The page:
In addition to the film’s (quite obvious) 50/50 structure, there are the traditional three acts: the kidnapping, the rescue attempts and then the hardcore manhunt.
Two key performances come from Tatsuya Nakadai (terrific as the modern chief detective) and Kenjiro Ishiyama (playing a bald, old-school bulldog of a lawman). Kurosawa rode Ishiyama mercilessly, ultimately getting a great performance from an average actor. Again, Kurosawa overrules McBain, as the Japanese lawmen become dedicated to saving the suffering executive instead of victimizing him.
Kurosawa’s layers of complexity and sensitivity do nothing to filter the hardcore truths at the story’s core.
The director took up the project partly because of a series of horrific Japanese kidnappings in the early ’60s that resulted the murders of children. “High and Low” inspired legislation that greatly increased penalties for ransom crimes.
There can be no mistaking the warning issued in the chilling final frames, as the steel door slams shut.
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Viewers should set aside time for the bonus chat-show footage with Mifune, first broadcast not too long after the worldwide success of “Shogun.” The TV show comes wrapped in fluff but the content is terrific.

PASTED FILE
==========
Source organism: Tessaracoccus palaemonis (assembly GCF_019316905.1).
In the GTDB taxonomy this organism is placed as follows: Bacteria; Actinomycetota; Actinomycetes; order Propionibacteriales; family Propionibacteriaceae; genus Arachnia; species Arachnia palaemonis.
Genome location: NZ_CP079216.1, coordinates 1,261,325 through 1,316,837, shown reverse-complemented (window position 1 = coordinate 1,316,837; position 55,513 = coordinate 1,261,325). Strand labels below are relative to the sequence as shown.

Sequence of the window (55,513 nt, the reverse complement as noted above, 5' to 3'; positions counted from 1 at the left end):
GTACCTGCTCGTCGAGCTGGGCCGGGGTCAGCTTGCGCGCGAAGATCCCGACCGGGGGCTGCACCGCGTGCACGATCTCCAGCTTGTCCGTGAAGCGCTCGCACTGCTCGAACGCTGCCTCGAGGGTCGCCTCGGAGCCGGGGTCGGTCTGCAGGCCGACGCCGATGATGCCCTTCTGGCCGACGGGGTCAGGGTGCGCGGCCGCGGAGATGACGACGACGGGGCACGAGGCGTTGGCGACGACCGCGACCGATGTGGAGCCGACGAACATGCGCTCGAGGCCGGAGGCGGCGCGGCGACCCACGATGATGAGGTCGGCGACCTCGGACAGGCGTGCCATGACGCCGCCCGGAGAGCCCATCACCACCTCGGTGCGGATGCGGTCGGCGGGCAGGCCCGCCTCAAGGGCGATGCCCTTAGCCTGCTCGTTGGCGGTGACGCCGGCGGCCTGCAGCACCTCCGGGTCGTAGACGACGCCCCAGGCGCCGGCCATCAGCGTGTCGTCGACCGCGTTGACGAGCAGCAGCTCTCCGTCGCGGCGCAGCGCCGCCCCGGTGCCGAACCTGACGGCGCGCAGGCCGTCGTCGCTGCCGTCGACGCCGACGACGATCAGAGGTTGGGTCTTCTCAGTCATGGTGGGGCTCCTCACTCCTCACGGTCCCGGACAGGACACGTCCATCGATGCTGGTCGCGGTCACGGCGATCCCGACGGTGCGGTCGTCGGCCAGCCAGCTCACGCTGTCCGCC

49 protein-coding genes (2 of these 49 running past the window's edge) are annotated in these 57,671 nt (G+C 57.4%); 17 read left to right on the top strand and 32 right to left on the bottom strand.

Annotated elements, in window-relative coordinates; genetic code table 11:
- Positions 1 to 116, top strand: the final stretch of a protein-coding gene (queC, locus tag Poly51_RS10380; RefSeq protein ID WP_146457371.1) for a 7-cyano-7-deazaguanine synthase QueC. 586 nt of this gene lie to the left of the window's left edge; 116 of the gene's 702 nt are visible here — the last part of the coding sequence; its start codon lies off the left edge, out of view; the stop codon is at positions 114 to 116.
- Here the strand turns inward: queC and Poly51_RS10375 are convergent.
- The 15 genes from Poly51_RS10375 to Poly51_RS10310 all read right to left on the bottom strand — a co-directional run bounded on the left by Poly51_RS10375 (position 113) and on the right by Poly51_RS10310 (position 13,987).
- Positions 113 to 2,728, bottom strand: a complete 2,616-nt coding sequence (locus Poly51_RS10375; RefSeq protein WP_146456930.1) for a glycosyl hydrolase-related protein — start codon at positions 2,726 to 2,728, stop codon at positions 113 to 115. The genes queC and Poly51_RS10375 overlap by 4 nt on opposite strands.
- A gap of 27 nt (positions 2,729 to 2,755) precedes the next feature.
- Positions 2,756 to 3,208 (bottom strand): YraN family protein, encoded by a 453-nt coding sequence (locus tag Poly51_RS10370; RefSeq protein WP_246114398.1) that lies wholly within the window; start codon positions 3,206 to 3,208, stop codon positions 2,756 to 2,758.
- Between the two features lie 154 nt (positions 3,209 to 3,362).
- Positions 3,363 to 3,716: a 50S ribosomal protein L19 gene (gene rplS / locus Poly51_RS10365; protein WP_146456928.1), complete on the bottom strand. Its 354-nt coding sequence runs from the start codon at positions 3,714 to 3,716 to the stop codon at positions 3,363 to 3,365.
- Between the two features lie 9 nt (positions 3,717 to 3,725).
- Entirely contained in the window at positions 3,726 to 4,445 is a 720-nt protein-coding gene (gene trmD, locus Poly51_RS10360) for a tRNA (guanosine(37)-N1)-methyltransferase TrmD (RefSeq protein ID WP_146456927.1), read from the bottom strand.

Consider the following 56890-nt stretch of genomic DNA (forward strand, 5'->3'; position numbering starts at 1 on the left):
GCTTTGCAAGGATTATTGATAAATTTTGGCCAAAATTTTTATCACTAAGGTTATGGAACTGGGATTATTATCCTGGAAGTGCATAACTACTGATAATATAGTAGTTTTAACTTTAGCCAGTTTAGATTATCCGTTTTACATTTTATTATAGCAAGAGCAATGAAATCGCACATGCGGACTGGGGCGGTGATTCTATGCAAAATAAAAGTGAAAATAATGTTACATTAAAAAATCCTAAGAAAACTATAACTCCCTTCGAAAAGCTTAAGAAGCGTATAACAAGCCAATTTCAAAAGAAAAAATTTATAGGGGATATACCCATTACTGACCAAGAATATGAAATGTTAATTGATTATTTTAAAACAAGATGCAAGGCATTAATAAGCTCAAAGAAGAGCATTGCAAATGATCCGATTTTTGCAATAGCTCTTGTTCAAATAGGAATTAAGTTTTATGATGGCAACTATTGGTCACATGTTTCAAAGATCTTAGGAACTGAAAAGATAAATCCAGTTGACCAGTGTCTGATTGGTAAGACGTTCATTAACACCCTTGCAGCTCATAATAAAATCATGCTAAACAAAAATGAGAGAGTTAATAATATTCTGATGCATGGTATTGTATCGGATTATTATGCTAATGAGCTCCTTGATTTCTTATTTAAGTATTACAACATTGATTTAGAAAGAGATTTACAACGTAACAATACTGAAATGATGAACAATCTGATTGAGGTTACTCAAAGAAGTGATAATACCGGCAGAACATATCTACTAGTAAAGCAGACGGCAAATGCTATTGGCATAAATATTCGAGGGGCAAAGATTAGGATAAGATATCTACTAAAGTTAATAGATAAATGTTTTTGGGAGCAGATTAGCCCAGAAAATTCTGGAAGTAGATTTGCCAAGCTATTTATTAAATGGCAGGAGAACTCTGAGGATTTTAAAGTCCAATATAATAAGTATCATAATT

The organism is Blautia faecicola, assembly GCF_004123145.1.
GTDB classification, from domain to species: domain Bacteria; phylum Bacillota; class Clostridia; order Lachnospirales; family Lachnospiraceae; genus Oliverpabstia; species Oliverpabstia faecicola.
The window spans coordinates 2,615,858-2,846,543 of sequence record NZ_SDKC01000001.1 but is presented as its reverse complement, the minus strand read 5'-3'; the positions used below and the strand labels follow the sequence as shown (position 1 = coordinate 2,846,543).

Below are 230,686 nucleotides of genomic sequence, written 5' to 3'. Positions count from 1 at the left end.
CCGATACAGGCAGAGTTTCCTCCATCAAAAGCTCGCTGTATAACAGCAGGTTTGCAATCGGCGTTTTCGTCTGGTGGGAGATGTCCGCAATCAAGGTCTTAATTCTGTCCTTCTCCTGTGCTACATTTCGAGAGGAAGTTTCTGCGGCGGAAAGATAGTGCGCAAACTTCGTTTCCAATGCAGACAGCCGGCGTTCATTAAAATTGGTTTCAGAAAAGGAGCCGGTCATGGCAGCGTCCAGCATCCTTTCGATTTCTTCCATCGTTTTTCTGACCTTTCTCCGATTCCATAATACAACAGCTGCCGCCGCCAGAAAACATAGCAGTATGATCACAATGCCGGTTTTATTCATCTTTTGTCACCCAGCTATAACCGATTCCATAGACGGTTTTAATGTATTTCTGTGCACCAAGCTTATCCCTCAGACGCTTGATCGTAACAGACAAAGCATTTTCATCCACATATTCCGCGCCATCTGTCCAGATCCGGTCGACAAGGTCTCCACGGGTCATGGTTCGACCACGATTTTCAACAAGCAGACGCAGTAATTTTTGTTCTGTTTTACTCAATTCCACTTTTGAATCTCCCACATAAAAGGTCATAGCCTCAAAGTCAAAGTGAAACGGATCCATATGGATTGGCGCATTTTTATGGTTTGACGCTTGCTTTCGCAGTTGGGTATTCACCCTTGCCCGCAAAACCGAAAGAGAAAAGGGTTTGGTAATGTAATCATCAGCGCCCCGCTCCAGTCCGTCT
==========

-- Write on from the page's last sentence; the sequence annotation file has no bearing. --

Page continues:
The stylish hostess calls Mifune “the pride of Japan,” but notes that he “cleans his own production office.” The great actor replies, “Poor men have no leisure.”
Mifune tells his audience that the foreign filmmakers with which he’d been working (“Shogun,” “Inchon”) had some “funny ideas about Japan” and had to be set straight.
Mifune talks about how he left the army with “two blankets and 1 yen” before finding a job at Toho. He tried out for acting work, refusing to smile in auditions because there wasn’t much to smile about: “I was accepted as an oddball, out of mercy.”